The History

Situs inversus with dextrocardia and a structurally normal heart is usually discovered by chance in a chest x-ray which is often considered normal because the film is inadvertently reversed when first read. There is a reported tendency for left handedness in complete situs inversus,22 but Matthew Baillie wrote: "The person seems to have used his right hand in preference to his left . . . which was readily discovered by the greater bulk and hardness of that hand as well as the greater fleshiness of the arm."14 Baillie's conclusion has been confirmed.74'131

Important are investigations of the human brain which is midline but asymmetric in both structure and func-tion.74'131 The developmental factors that determine functional asymmetry of the brain independently recognize laterality (asymmetry) in visceral situs.131 Developmental factors that determine anatomic asymmetry of the brain are distinct from those that determine visceral asymmetry and lateralization of language.74

Situs inversus with dextrocardia is the malposition most likely to occur with an otherwise structurally normal heart and with normal longevity. Symptoms caused by coexisting acquired cardiac or noncardiac disease may lead to the discovery of hitherto unsuspected situs inversus.19'39'66,68,69,76 The pain of ischemic heart disease is located in the right anterior chest with radiation to the right shoulder and right arm.66,68,76 The pain of appendicitis is referred to the left lower quadrant,93 and the pain of biliary colic presents in the left upper quadrant (Fig. 3-13).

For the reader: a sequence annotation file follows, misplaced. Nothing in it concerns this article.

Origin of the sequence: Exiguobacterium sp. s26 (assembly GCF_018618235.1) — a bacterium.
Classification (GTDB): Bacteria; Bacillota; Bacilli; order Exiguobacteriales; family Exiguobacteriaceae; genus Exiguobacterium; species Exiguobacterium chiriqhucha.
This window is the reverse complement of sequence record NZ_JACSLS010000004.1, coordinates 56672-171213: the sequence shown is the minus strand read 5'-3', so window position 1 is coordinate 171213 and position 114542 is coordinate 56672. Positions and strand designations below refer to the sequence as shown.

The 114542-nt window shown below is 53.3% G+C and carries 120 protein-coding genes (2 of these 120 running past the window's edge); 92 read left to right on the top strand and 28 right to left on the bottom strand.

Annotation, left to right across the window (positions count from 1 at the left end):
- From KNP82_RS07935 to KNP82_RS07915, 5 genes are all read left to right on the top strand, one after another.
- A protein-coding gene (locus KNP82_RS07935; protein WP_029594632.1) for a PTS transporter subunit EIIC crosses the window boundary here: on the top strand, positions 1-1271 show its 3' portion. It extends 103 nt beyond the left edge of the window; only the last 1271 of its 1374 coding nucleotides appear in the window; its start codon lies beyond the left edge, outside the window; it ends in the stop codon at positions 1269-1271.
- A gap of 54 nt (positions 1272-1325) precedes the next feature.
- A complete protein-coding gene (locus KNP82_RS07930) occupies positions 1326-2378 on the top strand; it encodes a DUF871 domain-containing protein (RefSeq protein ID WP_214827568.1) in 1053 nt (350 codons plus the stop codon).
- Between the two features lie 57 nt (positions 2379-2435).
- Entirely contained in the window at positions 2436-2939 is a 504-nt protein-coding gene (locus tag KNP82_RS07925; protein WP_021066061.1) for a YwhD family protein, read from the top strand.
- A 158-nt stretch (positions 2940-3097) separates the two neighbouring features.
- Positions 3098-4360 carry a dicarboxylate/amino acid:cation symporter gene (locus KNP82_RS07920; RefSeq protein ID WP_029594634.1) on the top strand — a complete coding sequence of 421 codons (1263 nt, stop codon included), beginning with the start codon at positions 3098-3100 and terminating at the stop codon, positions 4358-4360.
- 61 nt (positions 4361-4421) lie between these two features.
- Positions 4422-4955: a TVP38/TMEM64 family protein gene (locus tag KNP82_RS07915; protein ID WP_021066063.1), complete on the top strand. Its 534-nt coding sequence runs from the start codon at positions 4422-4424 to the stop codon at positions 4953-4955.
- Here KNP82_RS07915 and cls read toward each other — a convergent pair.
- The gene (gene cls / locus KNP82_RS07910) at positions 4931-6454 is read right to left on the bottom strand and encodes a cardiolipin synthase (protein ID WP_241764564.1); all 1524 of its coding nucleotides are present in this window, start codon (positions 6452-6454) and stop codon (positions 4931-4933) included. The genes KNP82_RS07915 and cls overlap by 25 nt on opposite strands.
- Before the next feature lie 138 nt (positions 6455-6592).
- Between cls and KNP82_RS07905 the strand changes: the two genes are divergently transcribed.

In 1933, Kartagener called attention to the association of sinusitis, bronchiectasis and situs inversus,72 a combination subsequently called Kartagener syndrome or triad.16'51'73'80'92'132 In the first English language publication of the syndrome (1937), as many as one fifth of patients with situs inversus had bronchiectasis, underscoring that the association was not fortuitous.5 In 1986, a blinded controlled study of cilia ultrastructure in Kartagener syndrome found a widespread inherited ciliary disorder40,95,98,133 that included the upper and lower respiratory tracts54,73,133 (bronchitis, bronchiectasis, sinusitis) and the testis4,6,7,49,103 (immobile sperm, male infertility). Situs inversus is common in infertile men, an observation that contributed to the identification of a generalized disorder of ciliary motil-ity6,49 Respiratory symptoms are a significant part of the history and may lead to the discovery of situs inversus. The connection between abnormal cilia and laterality remains enigmatic.7 Familial situs inversus has been reported,23,135,159 and Kartagener syndrome is sometimes familial.40,95,133 One family of six siblings included two cases of Kartagener syndrome and two cases of isolated bronchiectasis.16

Figure 3-9